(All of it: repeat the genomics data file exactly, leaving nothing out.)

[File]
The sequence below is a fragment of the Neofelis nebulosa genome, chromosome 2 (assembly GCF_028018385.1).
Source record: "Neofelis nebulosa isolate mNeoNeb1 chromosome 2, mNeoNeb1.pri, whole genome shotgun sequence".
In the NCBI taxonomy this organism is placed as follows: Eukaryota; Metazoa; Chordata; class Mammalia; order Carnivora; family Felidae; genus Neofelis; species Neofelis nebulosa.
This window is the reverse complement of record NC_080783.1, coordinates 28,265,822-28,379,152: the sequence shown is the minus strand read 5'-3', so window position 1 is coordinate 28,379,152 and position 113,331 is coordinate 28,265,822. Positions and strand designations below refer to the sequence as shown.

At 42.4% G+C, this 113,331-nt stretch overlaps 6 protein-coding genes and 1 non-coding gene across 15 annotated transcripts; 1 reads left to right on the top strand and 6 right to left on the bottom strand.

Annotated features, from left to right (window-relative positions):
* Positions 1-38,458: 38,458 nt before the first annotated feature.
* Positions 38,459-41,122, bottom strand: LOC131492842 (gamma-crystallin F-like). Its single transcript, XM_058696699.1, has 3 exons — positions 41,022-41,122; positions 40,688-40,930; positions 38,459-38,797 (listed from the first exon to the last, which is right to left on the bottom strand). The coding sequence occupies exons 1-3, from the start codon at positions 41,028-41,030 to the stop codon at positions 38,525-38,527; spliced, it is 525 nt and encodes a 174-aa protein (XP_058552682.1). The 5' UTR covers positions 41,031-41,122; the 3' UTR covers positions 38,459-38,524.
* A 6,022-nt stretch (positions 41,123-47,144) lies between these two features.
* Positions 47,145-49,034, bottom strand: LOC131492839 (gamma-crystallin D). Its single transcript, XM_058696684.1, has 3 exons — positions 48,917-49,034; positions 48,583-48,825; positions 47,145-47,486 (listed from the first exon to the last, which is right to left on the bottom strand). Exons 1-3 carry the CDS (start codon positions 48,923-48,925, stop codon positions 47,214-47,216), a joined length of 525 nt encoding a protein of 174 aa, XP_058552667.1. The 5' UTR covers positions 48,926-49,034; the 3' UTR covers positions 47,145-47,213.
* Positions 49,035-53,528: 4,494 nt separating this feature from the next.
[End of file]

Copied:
The sequence below is a fragment of the Neofelis nebulosa genome, chromosome 2 (assembly GCF_028018385.1).
Source record: "Neofelis nebulosa isolate mNeoNeb1 chromosome 2, mNeoNeb1.pri, whole genome shotgun sequence".
In the NCBI taxonomy this organism is placed as follows: Eukaryota; Metazoa; Chordata; class Mammalia; order Carnivora; family Felidae; genus Neofelis; species Neofelis nebulosa.
This window is the reverse complement of record NC_080783.1, coordinates 28,265,822-28,379,152: the sequence shown is the minus strand read 5'-3', so window position 1 is coordinate 28,379,152 and position 113,331 is coordinate 28,265,822. Positions and strand designations below refer to the sequence as shown.

At 42.4% G+C, this 113,331-nt stretch overlaps 6 protein-coding genes and 1 non-coding gene across 15 annotated transcripts; 1 reads left to right on the top strand and 6 right to left on the bottom strand.

Annotated features, from left to right (window-relative positions):
* Positions 1-38,458: 38,458 nt before the first annotated feature.
* Positions 38,459-41,122, bottom strand: LOC131492842 (gamma-crystallin F-like). Its single transcript, XM_058696699.1, has 3 exons — positions 41,022-41,122; positions 40,688-40,930; positions 38,459-38,797 (listed from the first exon to the last, which is right to left on the bottom strand). The coding sequence occupies exons 1-3, from the start codon at positions 41,028-41,030 to the stop codon at positions 38,525-38,527; spliced, it is 525 nt and encodes a 174-aa protein (XP_058552682.1). The 5' UTR covers positions 41,031-41,122; the 3' UTR covers positions 38,459-38,524.
* A 6,022-nt stretch (positions 41,123-47,144) lies between these two features.
* Positions 47,145-49,034, bottom strand: LOC131492839 (gamma-crystallin D). Its single transcript, XM_058696684.1, has 3 exons — positions 48,917-49,034; positions 48,583-48,825; positions 47,145-47,486 (listed from the first exon to the last, which is right to left on the bottom strand). Exons 1-3 carry the CDS (start codon positions 48,923-48,925, stop codon positions 47,214-47,216), a joined length of 525 nt encoding a protein of 174 aa, XP_058552667.1. The 5' UTR covers positions 48,926-49,034; the 3' UTR covers positions 47,145-47,213.
* Positions 49,035-53,528: 4,494 nt separating this feature from the next.